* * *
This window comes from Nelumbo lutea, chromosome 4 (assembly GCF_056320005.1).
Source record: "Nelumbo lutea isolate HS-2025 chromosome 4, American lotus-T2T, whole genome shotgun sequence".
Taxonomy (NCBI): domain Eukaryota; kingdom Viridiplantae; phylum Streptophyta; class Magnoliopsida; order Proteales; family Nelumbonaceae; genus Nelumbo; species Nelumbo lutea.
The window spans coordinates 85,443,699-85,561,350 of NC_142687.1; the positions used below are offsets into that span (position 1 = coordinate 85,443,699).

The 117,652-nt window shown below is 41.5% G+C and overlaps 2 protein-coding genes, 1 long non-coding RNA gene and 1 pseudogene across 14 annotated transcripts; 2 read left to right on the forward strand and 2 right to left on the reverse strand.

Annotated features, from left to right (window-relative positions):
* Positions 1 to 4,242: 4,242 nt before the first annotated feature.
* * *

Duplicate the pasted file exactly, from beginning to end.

This window comes from Nelumbo lutea, chromosome 4 (assembly GCF_056320005.1).
Source record: "Nelumbo lutea isolate HS-2025 chromosome 4, American lotus-T2T, whole genome shotgun sequence".
Taxonomy (NCBI): domain Eukaryota; kingdom Viridiplantae; phylum Streptophyta; class Magnoliopsida; order Proteales; family Nelumbonaceae; genus Nelumbo; species Nelumbo lutea.
The window spans coordinates 85,443,699-85,561,350 of NC_142687.1; the positions used below are offsets into that span (position 1 = coordinate 85,443,699).

The 117,652-nt window shown below is 41.5% G+C and overlaps 2 protein-coding genes, 1 long non-coding RNA gene and 1 pseudogene across 14 annotated transcripts; 2 read left to right on the forward strand and 2 right to left on the reverse strand.

Annotated features, from left to right (window-relative positions):
* Positions 1 to 4,242: 4,242 nt before the first annotated feature.